“Citizen Kane” is a better movie than “The Godfather,” but “The Godfather” is still my favorite movie. It’s a film where everything came together by happenstance, where cinematic luck and directorial ingenuity meshed together to create a over-exposed movie masterpiece. In “Citizen Kane,” Orson Welles meticulously crafted every shot and sound of his picture. In “The Godfather,” things worked out often by luck or chance. Even when they didn’t and something was flubbed, like when Sonny misses his fake punch at Carlo in the sidewalk fight scene, that mistake ends up making the scene more memorable had he actually landed. It’s a giant happy accident, one that just so happened to change film history.
“The Godfather” follows the Corleone family, headed by Vito (Marlon Brando), a powerful, respected gangster who friends and foes refer to as Godfather. Vito has four sons, one of whom is adopted: the hot-headed Sonny Corleone (James Caan), the collected, calculating Tom Hagen (Robert Duvall), the black sheep Fredo (John Cazale) and the menacing but mellow Mike (Al Pacino). The movie depicts both the criminal activities and the family squabbles of the Corleones over the course of 10 years. It’s a sweeping act, one that doesn’t feel forced or maligned but truly legitimate, that the characters are certain years older and that a certain amount of time has passed.
The editing is exemplary, particularly the baptism/murder scene. The cinematography feels like a vintage family album, where nostalgia reigns supreme over regret. The direction is subtle but superb, with Francis Ford Coppola only using zoom shots twice, framing every shot to look like a painting. And the moving score by Nino Rota breathes emotion and life into each of the characters, a waltz carefully reochestrated to fit each of its characters in a convincing and moving way. Oh, the acting is superb too, with a relatively young Marlon Brando pulling off an old man to full effect, James Caan and Robert Duvall exemplifying sibling rivalry to the extreme, and Talia Shire and Diane Keaton as the tattered women who are ignored and thrown away in favor of family business.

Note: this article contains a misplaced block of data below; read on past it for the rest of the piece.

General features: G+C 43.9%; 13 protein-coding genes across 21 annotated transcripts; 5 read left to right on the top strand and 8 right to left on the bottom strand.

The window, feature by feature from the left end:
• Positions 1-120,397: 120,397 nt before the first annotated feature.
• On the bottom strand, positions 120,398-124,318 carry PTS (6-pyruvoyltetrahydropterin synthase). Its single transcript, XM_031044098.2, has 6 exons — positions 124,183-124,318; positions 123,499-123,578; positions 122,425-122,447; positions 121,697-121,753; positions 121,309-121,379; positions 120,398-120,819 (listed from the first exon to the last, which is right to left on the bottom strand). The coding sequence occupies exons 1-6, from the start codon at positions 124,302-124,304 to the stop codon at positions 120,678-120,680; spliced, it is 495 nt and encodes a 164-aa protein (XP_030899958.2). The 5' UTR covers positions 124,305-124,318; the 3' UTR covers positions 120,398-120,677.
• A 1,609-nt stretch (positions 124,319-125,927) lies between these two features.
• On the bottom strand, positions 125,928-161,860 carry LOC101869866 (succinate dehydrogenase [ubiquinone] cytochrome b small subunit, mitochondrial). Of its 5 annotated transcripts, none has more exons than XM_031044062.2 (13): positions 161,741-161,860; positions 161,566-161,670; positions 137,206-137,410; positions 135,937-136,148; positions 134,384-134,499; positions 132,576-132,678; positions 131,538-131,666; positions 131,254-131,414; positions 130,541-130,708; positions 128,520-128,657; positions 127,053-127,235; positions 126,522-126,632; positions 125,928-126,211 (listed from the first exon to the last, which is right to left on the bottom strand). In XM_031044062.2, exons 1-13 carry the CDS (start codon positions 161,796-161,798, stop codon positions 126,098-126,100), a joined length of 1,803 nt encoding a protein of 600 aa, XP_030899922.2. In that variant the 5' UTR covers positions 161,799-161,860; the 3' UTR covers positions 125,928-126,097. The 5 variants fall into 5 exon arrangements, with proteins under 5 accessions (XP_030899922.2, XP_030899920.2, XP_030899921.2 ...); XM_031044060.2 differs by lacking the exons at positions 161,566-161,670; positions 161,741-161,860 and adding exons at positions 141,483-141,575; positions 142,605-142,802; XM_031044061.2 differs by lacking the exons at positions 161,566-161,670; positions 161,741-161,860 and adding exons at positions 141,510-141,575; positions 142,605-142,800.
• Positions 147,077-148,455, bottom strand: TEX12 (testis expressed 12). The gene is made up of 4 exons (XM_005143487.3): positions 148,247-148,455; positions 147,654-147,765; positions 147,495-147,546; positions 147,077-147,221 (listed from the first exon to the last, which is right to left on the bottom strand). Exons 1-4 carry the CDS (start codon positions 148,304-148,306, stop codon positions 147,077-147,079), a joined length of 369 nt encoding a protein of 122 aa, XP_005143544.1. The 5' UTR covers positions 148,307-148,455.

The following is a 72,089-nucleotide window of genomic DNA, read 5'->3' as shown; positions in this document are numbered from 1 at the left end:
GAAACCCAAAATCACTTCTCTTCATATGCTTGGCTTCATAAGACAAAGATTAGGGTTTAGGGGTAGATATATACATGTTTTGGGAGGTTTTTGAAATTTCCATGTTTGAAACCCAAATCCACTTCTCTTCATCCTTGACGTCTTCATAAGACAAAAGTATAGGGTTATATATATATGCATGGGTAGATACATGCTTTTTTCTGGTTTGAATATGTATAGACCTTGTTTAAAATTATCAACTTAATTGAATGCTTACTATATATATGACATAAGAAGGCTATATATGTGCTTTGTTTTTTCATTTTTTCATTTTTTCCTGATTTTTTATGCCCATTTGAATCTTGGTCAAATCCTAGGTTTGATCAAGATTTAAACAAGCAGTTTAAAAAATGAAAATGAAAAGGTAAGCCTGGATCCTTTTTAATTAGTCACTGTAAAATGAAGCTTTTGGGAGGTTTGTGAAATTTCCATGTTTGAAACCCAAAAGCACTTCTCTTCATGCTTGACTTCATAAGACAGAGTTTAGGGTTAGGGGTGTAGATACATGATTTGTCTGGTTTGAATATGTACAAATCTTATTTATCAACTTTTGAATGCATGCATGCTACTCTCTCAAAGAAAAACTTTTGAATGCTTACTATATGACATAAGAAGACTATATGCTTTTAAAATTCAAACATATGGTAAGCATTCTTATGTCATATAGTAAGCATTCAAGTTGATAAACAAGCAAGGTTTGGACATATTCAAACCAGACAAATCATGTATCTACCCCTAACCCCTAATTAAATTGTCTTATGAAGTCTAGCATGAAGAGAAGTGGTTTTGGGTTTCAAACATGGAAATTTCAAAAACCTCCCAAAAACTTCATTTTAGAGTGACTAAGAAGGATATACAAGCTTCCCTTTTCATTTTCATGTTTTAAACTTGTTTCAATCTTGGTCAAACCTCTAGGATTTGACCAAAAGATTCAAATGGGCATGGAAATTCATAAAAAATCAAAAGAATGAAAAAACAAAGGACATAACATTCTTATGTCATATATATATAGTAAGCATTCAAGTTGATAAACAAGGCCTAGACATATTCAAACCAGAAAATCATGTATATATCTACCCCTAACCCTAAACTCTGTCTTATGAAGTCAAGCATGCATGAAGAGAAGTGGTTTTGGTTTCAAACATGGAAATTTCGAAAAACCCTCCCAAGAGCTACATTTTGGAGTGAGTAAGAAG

But the single most impressive thing about this film is the transformation of Michael Corleone. Shot out of sequence, Al Pacino was able to jump in-between different parts of Michael’s story line and still bring him to life. Imagine having to play a grizzled mob boss one day and then an easy-going college graduate the next. But Pacino carries us through with fierce intensity, giving Michael at all stages an underlying, burning anger. Sometimes that anger is directed at his family for embarrassment, other times its at his enemies for defying him, and sadly, more often than not, its at Kay, whose only sin was daring to love him. He has a perennial chip on his shoulder, one that he tries to fill first through ignorance of his family, then through vengeance against his peers.
“The Godfather” is really the story of Michael. He is a canvas where all the best collective Corleone traits are painted, but is destined to hang in a mob house instead of the prestigious art gala where he belongs. The sad thing is, even though he could have been a senator or a congressman, Michael enjoys this type of work. He’s unmotivated when we first encounter him, and only until Vito gets shot does he begin to care about anything. It isn’t such a tragedy for Michael as it is for Vito, that his favorite son, the one with the brightest future, enjoyed playing in the darkness the most.